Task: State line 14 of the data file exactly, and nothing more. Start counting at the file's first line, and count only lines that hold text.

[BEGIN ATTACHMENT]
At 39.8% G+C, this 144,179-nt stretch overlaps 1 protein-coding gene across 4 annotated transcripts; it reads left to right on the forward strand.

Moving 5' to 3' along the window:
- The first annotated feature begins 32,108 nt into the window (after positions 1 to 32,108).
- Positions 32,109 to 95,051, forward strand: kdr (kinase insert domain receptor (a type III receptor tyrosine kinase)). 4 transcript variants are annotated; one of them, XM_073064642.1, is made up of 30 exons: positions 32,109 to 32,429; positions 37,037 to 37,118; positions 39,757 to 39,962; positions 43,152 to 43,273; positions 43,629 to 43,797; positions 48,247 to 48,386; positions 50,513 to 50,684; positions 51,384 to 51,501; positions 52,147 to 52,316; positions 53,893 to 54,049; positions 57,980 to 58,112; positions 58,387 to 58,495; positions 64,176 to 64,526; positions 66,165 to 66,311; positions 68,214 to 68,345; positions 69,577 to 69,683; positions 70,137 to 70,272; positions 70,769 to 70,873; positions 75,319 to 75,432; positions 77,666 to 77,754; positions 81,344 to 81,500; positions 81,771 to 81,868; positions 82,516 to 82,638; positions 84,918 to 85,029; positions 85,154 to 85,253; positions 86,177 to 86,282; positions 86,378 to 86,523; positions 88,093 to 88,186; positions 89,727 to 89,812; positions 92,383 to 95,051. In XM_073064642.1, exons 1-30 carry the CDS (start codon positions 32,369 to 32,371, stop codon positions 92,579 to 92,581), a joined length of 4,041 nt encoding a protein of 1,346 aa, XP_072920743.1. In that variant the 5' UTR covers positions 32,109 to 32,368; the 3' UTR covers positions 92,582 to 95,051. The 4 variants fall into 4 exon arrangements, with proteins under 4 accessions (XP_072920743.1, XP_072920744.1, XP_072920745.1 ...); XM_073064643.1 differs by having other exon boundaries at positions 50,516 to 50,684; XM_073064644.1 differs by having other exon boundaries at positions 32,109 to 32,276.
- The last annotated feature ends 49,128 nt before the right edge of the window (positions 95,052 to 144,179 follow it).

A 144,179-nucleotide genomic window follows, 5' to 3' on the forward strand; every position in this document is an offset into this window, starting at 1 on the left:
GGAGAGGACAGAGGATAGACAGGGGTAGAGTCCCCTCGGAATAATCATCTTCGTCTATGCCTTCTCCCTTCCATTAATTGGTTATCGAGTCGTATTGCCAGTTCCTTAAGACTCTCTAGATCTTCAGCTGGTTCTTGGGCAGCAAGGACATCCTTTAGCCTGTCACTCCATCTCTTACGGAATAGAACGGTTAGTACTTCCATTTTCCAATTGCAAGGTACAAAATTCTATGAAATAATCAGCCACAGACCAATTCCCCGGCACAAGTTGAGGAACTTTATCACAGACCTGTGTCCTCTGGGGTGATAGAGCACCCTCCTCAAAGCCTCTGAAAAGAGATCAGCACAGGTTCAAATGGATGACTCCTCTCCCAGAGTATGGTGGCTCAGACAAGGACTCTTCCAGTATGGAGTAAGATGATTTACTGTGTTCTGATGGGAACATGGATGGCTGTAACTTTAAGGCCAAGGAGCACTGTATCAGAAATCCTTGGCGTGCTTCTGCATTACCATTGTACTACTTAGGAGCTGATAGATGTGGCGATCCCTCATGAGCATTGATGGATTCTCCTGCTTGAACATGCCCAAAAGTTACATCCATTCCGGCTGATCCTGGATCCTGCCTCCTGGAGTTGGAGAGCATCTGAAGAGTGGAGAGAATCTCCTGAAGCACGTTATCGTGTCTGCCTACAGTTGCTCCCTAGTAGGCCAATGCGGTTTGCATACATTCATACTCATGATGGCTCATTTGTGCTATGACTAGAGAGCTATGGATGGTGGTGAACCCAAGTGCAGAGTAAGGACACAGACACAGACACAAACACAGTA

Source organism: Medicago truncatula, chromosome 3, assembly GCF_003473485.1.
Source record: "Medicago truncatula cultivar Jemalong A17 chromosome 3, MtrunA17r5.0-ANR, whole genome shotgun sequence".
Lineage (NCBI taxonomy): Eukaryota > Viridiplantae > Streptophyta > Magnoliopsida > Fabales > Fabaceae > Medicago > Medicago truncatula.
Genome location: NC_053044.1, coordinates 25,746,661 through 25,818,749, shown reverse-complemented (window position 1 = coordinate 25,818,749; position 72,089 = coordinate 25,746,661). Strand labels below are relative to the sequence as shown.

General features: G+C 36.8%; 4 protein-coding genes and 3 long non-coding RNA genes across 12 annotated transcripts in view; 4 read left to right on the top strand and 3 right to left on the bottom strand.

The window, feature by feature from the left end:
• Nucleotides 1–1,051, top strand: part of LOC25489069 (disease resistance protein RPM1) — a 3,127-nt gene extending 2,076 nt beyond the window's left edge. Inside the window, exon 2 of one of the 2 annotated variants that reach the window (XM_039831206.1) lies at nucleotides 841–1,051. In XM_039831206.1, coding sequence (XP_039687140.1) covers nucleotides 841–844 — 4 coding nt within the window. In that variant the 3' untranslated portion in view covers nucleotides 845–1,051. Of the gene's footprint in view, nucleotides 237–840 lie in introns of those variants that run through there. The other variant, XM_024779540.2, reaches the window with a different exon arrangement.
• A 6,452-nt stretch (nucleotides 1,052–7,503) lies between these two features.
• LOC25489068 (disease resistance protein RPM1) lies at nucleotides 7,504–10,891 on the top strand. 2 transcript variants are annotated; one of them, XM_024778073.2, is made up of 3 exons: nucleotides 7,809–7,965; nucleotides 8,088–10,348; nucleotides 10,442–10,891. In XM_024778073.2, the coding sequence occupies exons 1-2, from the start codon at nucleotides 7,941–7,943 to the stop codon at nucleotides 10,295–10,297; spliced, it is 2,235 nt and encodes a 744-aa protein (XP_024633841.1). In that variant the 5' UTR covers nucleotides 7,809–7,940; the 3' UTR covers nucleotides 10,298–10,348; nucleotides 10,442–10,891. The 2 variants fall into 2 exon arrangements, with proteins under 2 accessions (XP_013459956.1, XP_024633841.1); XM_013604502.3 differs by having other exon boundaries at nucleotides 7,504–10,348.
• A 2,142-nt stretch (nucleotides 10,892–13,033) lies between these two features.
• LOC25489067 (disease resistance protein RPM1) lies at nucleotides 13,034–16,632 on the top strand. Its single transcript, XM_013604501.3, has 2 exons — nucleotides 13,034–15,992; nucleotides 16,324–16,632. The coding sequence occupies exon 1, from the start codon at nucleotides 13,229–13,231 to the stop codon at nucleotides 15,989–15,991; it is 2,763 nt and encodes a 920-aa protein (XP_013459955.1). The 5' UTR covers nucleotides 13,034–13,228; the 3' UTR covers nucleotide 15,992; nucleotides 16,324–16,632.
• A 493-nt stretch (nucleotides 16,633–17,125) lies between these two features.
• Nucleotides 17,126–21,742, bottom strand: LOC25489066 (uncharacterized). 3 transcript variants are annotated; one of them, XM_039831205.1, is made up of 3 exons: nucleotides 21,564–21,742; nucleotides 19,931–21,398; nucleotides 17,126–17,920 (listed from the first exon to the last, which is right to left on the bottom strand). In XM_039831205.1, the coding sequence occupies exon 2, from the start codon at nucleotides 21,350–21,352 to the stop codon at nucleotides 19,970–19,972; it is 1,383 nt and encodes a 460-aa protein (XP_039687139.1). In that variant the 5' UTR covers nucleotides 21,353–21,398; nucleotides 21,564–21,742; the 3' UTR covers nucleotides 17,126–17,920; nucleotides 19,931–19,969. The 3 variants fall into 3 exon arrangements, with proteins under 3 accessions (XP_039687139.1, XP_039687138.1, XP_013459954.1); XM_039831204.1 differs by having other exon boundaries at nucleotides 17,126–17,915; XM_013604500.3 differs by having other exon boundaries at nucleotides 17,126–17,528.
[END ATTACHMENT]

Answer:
• Nucleotides 1–1,051, top strand: part of LOC25489069 (disease resistance protein RPM1) — a 3,127-nt gene extending 2,076 nt beyond the window's left edge. Inside the window, exon 2 of one of the 2 annotated variants that reach the window (XM_039831206.1) lies at nucleotides 841–1,051. In XM_039831206.1, coding sequence (XP_039687140.1) covers nucleotides 841–844 — 4 coding nt within the window. In that variant the 3' untranslated portion in view covers nucleotides 845–1,051. Of the gene's footprint in view, nucleotides 237–840 lie in introns of those variants that run through there. The other variant, XM_024779540.2, reaches the window with a different exon arrangement.